em0 and em1 are the LAN and WAN ports. I do not know how to get them to work. I suspect it is due to the bypass functionality. A post on the pfSense forums hints at that, however, the original poster resolves it with leaving few hints behind.

It is probably possible to install it to the hard drive. Last time I tried, pfSense gave a bunch of UDMA errors with two different hard drives. Disabling DMA would likely work, however, I’m not sure what the performance ramifications to that might be.

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10 thoughts on “Project Steelwall – pfSense on a Steelhead”

  1. Open up the river bed there should be a jumper header next to the bank of relays. you need to put a jumper on that header. If you do this while the power is on you should hear a click. Any Questions hit me up on email.

  2. hi Mike

    i get same of this Riverbed 00150/ 00250 /00500/00550 Servers. I try to get them running with a Debian Linux booting form the 2 GB SSD . I would like to use them as a cool WebCam System .

    But there are same problems with all kind of Serial numbers and codes witch need´s to build each unit diverend ! my Programmer friend has same problem´s to get into the System .

    Do you know a way to make it more simple= just to boot a Debian Linux = made for the Riverbed Hardware form the SDD ? Or is there a way to make Linux Boot SSD´s incl all Serial Numbers & codes more simple for each Riverbed unit ?

    If you can help me with that , i can send you same brand new Riverbed Steelhead unit´s

    if possibel please call me back Tel +49 521 986878

    best regards

    Andreas Budde

    1. The 2GB drive built into the Riverbeds isn’t what I would call an SSD. It appears to be nothing more than a regular flash drive.

      If you insist on installing Debian on the 2GB drive, which isn’t too bad of an idea, you’ll need to make it read only root, otherwise, Debian would kill the flash drive relatively quickly.

      If you’re not going to use the Riverbed software, I see no reason why you should need to mess with the licenses at all.

      Here’s what I would do in your situation:

      1. Remove the 2GB flash. Again, unless you make it read only root, you’ll run into problems.
      2. Create a “LiveUSB” stick of Debian.
      3. If the included SATA disk is large enough, use it, otherwise, install a larger one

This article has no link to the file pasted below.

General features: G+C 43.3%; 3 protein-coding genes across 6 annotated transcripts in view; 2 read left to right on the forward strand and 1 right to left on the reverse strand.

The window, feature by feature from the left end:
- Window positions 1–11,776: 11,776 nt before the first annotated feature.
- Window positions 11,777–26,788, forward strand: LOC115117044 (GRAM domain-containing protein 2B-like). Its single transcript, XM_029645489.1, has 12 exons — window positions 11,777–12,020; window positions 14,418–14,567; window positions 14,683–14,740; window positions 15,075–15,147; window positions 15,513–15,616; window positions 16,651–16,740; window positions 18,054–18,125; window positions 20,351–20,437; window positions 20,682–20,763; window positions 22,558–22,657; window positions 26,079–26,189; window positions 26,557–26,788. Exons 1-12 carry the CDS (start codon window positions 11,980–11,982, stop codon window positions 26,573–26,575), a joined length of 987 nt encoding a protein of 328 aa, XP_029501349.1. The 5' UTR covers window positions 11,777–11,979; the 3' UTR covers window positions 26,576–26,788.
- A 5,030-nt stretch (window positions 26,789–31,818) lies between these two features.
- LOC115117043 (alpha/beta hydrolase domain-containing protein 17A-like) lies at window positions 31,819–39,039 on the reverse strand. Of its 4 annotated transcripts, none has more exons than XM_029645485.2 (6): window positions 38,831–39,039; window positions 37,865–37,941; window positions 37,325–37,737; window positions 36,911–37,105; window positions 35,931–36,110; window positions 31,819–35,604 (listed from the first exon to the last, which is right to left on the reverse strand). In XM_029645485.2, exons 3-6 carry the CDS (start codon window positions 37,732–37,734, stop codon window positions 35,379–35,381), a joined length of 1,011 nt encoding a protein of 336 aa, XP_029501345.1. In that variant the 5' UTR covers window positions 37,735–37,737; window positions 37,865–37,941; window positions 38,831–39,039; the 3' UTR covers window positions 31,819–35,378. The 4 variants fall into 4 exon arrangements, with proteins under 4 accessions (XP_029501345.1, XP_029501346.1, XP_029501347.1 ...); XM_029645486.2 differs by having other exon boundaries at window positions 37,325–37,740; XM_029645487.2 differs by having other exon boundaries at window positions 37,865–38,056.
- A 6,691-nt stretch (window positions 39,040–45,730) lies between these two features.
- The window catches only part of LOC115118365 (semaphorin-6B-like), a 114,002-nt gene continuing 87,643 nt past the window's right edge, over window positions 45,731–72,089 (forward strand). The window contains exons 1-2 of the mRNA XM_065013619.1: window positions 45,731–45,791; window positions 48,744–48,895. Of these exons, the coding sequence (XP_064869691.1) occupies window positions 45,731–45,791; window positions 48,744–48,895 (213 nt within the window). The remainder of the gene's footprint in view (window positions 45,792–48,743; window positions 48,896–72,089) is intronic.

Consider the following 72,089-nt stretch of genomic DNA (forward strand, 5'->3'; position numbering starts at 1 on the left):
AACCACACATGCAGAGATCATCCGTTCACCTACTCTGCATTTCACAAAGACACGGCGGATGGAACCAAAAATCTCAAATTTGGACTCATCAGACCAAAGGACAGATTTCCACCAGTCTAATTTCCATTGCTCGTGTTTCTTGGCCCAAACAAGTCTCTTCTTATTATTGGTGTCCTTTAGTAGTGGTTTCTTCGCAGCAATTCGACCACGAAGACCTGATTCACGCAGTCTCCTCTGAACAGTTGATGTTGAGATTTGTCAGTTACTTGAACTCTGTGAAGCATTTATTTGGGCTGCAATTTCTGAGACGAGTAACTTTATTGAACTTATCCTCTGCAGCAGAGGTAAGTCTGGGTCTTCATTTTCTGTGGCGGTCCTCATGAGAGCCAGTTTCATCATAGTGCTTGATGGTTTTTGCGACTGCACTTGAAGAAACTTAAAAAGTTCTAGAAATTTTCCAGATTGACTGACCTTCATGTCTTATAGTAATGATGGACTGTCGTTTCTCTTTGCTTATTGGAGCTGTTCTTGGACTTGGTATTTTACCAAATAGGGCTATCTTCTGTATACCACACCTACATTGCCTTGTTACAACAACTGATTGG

4. Boot the riverbed off the USB stick and install Debian onto the SATA disk.

      I can get into the BIOS on mine by pressing the -Delete- key during startup through the console. Should be able to modify the BIOS boot order there.

      Feel free to e-mail me, mike@shouptech.com if you have further questions, or you can always reply on this post.

  3. I can not install pfsense from flash drive, or directly by cfcard on my x86 appliance via serial console! 4 days we have been trying and I can not! When will the USB to go ahead, but inexplicably hangs in the middle of the process.

    1. Post for help on the pfSense forums. Make sure you note what output messages you receive on the console. I’m not that much of a pfSense expert, so I can’t help a lot.

  4. You can disable the bypass port pair with a jumper setting on the main board, effectually it just keeps power to the relays. It’s normally located close to the relays. I know on the SHA200 with board SBC8A805 its JP3 see in the photo http://imgur.com/dbfM4RT

  5. Hi there,

    is it possibvle to boot the riverbed box from USB-Stick or USB-CDROM? If it is possible, what are the correct things to change in the BIOS?

    The Aim is not to use the 2GB-Flash-Drive. I installed a SATA-Drive and would like to install direcetly to it.

    plase help.
    thanx

    1. I don’t have one around anymore, so I don’t have the answers for you, however, I imagine it will easily boot off of a USB stick. The internal flash drive is simply a 2GB USB drive. If you remove that, and stick in some other USB drive, it should work. Keep in mind you’ll need an image already setup with a serial console.